Revolutionaries are Monkey Kings, their golden rods are powerful, their supernatural powers far-reaching and their magic omnipotent, for they possess Mao Tsetung’s great invincible thought. We wield our golden rods, display our supernatural powers and use our magic to turn the old world upside down, smash it to pieces, pulverize it, create chaos and make a tremendous mess, the bigger mess the better!
Red Guard manifesto
Tsinghua University Middle School
Peking, June 24, 1966
Everyone who has studied the Chinese Cultural Revolution has his own favorite quotation from the Red Guard press. Those who want to make fun of it can always pick one of Mrs. Mao’s ridiculous pronouncements (“P’an T’ien-shou is a counterrevolutionary painter—he paints such miserable birds”). Those interested in “violence” can easily find some “urgent appeal” describing “sanguinary atrocities” (always unverifiable) in one of the remoter provinces. Pessimists will find plenty of stern directives from the Army and the central authorities in the later stages of the revolution, denouncing the “evil wind of anarchism.”
My own favorite heads this review. The Red Guards of Tsinghua University, Peking, were referring in their usual allusive style to a poem by Mao written a few years before to denounce Khrushchev’s revisionism. “The Golden Monkey,” Mao had written, “wrathfully swung his massive cudgel, / And the jadelike firmament was cleared of dust.” Mao in his turn was referring to the famous Monkey of the early Chinese novel Hsi Yu Chi, whose magical arts included the ability to turn every hair of his head into a thousand weapon-brandishing mini-monkeys.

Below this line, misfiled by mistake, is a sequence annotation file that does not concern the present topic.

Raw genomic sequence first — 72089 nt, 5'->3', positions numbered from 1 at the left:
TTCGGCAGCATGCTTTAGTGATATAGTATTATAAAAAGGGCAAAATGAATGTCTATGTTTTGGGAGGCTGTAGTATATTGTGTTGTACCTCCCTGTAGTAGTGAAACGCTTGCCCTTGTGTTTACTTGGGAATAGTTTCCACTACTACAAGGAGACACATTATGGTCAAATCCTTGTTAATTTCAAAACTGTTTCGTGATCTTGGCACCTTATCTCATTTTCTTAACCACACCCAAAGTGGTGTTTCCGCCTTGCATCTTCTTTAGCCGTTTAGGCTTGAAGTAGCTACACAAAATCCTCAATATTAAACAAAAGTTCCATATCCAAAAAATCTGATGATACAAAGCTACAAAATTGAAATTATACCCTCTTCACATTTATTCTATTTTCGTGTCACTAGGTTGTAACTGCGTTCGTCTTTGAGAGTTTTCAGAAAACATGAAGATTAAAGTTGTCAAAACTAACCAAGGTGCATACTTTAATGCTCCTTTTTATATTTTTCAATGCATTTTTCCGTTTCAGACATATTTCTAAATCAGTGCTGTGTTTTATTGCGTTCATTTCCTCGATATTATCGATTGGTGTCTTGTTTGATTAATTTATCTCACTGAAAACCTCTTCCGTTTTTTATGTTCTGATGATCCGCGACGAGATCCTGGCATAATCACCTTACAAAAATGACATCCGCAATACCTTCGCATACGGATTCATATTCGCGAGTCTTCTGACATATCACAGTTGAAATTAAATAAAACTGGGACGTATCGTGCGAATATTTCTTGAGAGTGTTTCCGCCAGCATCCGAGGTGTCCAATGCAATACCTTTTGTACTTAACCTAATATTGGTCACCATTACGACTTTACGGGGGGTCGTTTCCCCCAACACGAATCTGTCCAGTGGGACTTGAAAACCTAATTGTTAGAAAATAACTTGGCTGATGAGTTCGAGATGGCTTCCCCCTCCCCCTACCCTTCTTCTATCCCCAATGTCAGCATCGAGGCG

Mao as the Monkey King, launching his swarm of little devils upon the baffled Party bureaucracy, is an attractive image. (Arthur Waley in the Introduction to his classic translation of the Hsi Yu Chi describes Monkey as personifying “the restless instability of genius”—which is not a bad description for Mao either.) But one must add that Monkey’s exploits were not purposeless; he had been converted by the Great Buddha to the true faith and his actions were designed to promote it. This point not all of Mao’s little monkeys in the Cultural Revolution managed to grasp.
It is also the central point of Professor Solomon’s full-scale analysis of Mao’s contribution to Chinese political culture and of his efforts to make use of certain characteristics of this culture, and to weaken others, in order to promote revolutionary change. The “chaos” or luan which the Red Guards were determined to “create” was an integral part of Mao’s plans. It was Liu Sh’ao-chi who confessed that “I feared confusion [luan] and excessive democracy,” and it was Mao who told his puzzled colleagues on the Central Committee that “I firmly believe that a few months of luan will be mostly for the good.” But it was (at least it was supposed to be) a controlled form of chaos, with the clear objectives of ousting the “capitalist roaders” from power, of throwing a bucket of …